H. P. B. has within the last week or two begun to get together the MSS (long ago written) for the Third Volume of the Secret Doctrine: it will, however take a good twelve months to prepare for publication.

Presumably when H. P. B looked over the manuscript she saw an opportunity for making changes and improvements such as she had made in the first two volumes up to the last moment.

In The O. E. Library Critic, April, 1927, the editor publishes the statement that the Angarika Dharmapala, the eminent Buddhist leader, friend and pupil of H P. B., said that G. R. S. Mead told him that the missing volumes of The Secret Doctrine had been written but had unaccountably disappeared. Mead was closely associated with H. P. Blavatsky for some time before her death, but had no connection with the publication of the first two volumes of The Secret Doctrine.

In regard to the existence of the MS of a third volume "ready for the printers," as Dr Keightley writes to the New York Times, evidence is at hand that no such considerable mass of material has ever been found, nor was such seen by the Keightleys, who had the greatest opportunity of knowing the facts of the case: a fourth volume is still more difficult to explain. For instance, we learn from Bertram Keightley that he and Dr Keightley went through the entire MS. of The Secret Doctrine and devised a plan for its arrangement in which H. P. B. fully concurred. The book was to be published in four volumes (1) The Evolution of Cosmos (2) The Evolution of Man (3) Lives of Great Occultists (4) Practical Occultism. The plan was never fully carried out for lack of material, we are told. Bertram Keightley writes in The Theosophist of September, 1931, in regard to the two completed volumes:

After this was done, there still remained a certain amount of matter over mostly unfinished fragments or "Appendices" or bits about symbolism, which could find no suitable place in the selected matter or — more frequently — were not in a condition or state for publication. Of course we asked H. P. B. about this matter as it was she herself — not Arch, or myself — who had set it aside for the time being. She put this left over matter in one of the drawers of her desk and said that "someday" she would make a Third Volume out of it. But this she never did, and after H. P. B.'s death, Mrs. Besant and Mr. Mead published all that could possibly be printed — without complete and extensive revision and re-writing — as part of Volume III in the revised edition.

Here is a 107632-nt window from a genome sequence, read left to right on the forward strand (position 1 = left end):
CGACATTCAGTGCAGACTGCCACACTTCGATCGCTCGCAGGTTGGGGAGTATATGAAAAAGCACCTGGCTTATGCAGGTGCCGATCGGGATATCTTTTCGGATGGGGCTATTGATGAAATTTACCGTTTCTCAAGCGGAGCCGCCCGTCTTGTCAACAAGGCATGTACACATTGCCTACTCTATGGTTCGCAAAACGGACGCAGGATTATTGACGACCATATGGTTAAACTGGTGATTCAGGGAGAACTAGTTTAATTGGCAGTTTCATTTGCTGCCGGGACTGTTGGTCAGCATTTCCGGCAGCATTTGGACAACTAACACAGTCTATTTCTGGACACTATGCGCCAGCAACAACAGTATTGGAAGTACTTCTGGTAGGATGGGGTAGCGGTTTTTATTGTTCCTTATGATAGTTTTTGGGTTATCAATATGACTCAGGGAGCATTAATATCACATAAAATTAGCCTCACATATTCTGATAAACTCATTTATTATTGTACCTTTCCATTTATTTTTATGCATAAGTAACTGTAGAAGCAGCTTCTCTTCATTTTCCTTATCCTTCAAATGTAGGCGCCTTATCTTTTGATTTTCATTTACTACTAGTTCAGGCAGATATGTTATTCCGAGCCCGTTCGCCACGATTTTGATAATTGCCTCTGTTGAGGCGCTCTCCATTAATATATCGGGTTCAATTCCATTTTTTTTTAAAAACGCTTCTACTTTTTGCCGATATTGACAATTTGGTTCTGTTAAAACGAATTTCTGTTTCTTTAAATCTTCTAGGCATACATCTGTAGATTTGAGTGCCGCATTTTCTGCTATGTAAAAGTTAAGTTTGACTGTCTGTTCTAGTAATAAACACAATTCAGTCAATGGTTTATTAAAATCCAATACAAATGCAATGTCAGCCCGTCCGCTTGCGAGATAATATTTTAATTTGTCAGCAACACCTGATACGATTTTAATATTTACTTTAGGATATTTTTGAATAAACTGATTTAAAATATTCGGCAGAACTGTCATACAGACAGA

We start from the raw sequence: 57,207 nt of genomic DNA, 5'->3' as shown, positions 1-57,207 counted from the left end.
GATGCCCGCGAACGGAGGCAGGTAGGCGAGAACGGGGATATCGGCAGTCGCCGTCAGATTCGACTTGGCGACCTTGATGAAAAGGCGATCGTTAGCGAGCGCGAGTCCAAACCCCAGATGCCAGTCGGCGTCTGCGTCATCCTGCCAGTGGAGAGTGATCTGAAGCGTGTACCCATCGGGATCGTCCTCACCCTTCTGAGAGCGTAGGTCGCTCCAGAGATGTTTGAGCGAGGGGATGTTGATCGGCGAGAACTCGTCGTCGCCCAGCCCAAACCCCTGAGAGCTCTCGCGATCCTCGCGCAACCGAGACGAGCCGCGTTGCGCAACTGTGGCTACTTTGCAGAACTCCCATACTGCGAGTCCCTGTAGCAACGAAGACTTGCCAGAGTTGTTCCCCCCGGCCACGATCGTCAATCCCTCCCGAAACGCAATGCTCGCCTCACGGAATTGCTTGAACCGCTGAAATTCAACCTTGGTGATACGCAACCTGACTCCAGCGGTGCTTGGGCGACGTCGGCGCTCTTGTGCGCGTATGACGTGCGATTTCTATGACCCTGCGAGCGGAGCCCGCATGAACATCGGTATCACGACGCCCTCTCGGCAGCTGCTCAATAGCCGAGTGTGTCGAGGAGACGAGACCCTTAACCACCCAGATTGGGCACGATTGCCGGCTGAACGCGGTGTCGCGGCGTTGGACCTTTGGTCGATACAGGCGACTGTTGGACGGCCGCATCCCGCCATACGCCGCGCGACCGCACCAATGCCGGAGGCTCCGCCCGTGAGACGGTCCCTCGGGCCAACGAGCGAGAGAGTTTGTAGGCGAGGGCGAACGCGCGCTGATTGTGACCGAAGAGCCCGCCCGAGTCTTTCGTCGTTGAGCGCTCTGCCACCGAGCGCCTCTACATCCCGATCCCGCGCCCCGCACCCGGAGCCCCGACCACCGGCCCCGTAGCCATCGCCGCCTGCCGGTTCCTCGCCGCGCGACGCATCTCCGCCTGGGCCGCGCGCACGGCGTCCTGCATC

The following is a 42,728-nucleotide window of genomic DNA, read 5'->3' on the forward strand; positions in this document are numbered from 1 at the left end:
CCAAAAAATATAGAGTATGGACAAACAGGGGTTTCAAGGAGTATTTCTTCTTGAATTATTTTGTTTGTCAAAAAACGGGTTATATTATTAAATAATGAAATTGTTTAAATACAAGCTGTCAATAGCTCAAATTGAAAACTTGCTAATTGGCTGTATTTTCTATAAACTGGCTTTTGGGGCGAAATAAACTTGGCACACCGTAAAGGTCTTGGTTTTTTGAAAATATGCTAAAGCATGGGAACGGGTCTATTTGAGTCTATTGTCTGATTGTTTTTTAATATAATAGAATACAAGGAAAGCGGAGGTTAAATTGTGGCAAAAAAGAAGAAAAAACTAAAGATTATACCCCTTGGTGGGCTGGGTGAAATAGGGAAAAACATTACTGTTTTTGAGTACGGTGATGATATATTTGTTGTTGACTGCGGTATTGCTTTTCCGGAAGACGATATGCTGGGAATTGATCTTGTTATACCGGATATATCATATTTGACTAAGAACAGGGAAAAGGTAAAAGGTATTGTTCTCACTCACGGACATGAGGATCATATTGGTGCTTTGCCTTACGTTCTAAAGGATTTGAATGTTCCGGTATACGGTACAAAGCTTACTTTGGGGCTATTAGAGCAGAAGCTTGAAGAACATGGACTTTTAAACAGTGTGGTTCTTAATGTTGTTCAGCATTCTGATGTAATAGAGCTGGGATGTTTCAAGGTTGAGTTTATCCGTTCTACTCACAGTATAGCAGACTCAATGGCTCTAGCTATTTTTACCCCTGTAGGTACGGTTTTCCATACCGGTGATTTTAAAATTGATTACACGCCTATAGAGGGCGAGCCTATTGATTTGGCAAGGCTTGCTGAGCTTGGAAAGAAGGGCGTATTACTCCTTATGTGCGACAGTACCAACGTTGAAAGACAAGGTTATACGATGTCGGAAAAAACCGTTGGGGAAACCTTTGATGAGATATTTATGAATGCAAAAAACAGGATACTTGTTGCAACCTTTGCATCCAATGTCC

We find no evidence here of a Third Volume, "ready for the printers."

The evidence of Mrs. Besant and Mr. Mead must also be examined. In the Preface to Volume III as published six years after H. P. Blavatsky's death, Mrs. Besant writes:

The task of preparing this volume for the press has been a most difficult and anxious one and it is necessary to state clearly what has been done. The papers given to me by H. P. B. were quite unarranged and had no obvious order. I have therefore taken each paper as a separate section, and have arranged them as sequentially as possible. . . . This volume completes the papers left by H. P. B. with the exception of a few scattered articles that still remain and that will be published in her own magazine Lucifer.

In the same Preface Mrs. Besant writes that the Buddha series (on pages 376 to 385) "were given into my hands to publish as part of the Secret Doctrine." In view of the above statements by Mrs. Besant that the papers generally were given to her by H. P. B., and that the Buddha pages were given into her hands, the following information is difficult to explain and only adds to the mystery of the original papers left by H. P. B.

A Mr. W. Mulliss of the Hamilton Spectator, Ontario, Canada, interviewed Mrs. Besant on October 6, 1926 at Los Angeles, California, on behalf of his own and several other newspapers. From the report in the O. E. Library Critic of June 1938 we quote:

Mr. Mulliss. Your critics have insisted that somebody or other has deliberately suppressed the Third and Fourth Volumes of The Secret Doctrine to which H. P. B. makes reference in the First Volume of The Secret Doctrine. What have you to say to this? Do you regard the Third Volume of your edition of The Secret Doctrine entitled "Occultism" as containing any of the matter intended for the Third and Fourth Volumes?